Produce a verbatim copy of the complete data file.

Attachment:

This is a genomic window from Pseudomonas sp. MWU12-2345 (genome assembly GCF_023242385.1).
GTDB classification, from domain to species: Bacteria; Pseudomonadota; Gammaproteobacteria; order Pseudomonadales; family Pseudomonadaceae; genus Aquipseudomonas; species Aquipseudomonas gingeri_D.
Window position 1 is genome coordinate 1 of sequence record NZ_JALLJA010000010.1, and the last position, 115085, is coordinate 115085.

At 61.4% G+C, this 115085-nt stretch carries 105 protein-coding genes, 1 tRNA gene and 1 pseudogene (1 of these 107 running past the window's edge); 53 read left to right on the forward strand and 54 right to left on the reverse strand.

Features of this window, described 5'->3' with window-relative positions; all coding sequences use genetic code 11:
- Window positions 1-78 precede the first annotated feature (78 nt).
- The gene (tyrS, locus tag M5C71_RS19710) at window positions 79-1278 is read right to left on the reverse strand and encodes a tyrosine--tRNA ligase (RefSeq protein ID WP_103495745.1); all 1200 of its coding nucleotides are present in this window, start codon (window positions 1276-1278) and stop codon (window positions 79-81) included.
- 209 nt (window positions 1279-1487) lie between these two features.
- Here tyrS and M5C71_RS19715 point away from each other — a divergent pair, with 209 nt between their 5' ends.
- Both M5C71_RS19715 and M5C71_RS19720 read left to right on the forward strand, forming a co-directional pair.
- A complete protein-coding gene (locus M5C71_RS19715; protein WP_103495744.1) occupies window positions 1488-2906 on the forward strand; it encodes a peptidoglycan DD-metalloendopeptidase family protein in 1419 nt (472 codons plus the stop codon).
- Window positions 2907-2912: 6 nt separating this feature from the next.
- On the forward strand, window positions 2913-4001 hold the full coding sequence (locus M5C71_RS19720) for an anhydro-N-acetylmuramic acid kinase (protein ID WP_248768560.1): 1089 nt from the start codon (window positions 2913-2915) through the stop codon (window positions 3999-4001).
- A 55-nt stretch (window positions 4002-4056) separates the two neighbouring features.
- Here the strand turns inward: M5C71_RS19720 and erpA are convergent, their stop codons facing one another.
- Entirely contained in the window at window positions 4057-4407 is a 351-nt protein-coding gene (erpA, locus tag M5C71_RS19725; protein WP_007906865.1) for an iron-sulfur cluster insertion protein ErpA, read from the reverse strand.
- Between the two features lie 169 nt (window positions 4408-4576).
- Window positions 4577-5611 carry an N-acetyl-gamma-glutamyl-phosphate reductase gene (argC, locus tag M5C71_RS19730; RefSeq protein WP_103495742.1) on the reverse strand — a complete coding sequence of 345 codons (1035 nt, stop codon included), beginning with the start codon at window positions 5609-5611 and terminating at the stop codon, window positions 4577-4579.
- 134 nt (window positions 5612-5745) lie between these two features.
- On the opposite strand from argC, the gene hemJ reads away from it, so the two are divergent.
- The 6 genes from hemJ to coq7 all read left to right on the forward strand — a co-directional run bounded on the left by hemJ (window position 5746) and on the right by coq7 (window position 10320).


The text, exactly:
This is a genomic window from Pseudomonas sp. MWU12-2345 (genome assembly GCF_023242385.1).
GTDB classification, from domain to species: Bacteria; Pseudomonadota; Gammaproteobacteria; order Pseudomonadales; family Pseudomonadaceae; genus Aquipseudomonas; species Aquipseudomonas gingeri_D.
Window position 1 is genome coordinate 1 of sequence record NZ_JALLJA010000010.1, and the last position, 115085, is coordinate 115085.

At 61.4% G+C, this 115085-nt stretch carries 105 protein-coding genes, 1 tRNA gene and 1 pseudogene (1 of these 107 running past the window's edge); 53 read left to right on the forward strand and 54 right to left on the reverse strand.

Features of this window, described 5'->3' with window-relative positions; all coding sequences use genetic code 11:
- Window positions 1-78 precede the first annotated feature (78 nt).
- The gene (tyrS, locus tag M5C71_RS19710) at window positions 79-1278 is read right to left on the reverse strand and encodes a tyrosine--tRNA ligase (RefSeq protein ID WP_103495745.1); all 1200 of its coding nucleotides are present in this window, start codon (window positions 1276-1278) and stop codon (window positions 79-81) included.
- 209 nt (window positions 1279-1487) lie between these two features.
- Here tyrS and M5C71_RS19715 point away from each other — a divergent pair, with 209 nt between their 5' ends.
- Both M5C71_RS19715 and M5C71_RS19720 read left to right on the forward strand, forming a co-directional pair.
- A complete protein-coding gene (locus M5C71_RS19715; protein WP_103495744.1) occupies window positions 1488-2906 on the forward strand; it encodes a peptidoglycan DD-metalloendopeptidase family protein in 1419 nt (472 codons plus the stop codon).
- Window positions 2907-2912: 6 nt separating this feature from the next.
- On the forward strand, window positions 2913-4001 hold the full coding sequence (locus M5C71_RS19720) for an anhydro-N-acetylmuramic acid kinase (protein ID WP_248768560.1): 1089 nt from the start codon (window positions 2913-2915) through the stop codon (window positions 3999-4001).
- A 55-nt stretch (window positions 4002-4056) separates the two neighbouring features.
- Here the strand turns inward: M5C71_RS19720 and erpA are convergent, their stop codons facing one another.
- Entirely contained in the window at window positions 4057-4407 is a 351-nt protein-coding gene (erpA, locus tag M5C71_RS19725; protein WP_007906865.1) for an iron-sulfur cluster insertion protein ErpA, read from the reverse strand.
- Between the two features lie 169 nt (window positions 4408-4576).
- Window positions 4577-5611 carry an N-acetyl-gamma-glutamyl-phosphate reductase gene (argC, locus tag M5C71_RS19730; RefSeq protein WP_103495742.1) on the reverse strand — a complete coding sequence of 345 codons (1035 nt, stop codon included), beginning with the start codon at window positions 5609-5611 and terminating at the stop codon, window positions 4577-4579.
- 134 nt (window positions 5612-5745) lie between these two features.
- On the opposite strand from argC, the gene hemJ reads away from it, so the two are divergent.
- The 6 genes from hemJ to coq7 all read left to right on the forward strand — a co-directional run bounded on the left by hemJ (window position 5746) and on the right by coq7 (window position 10320).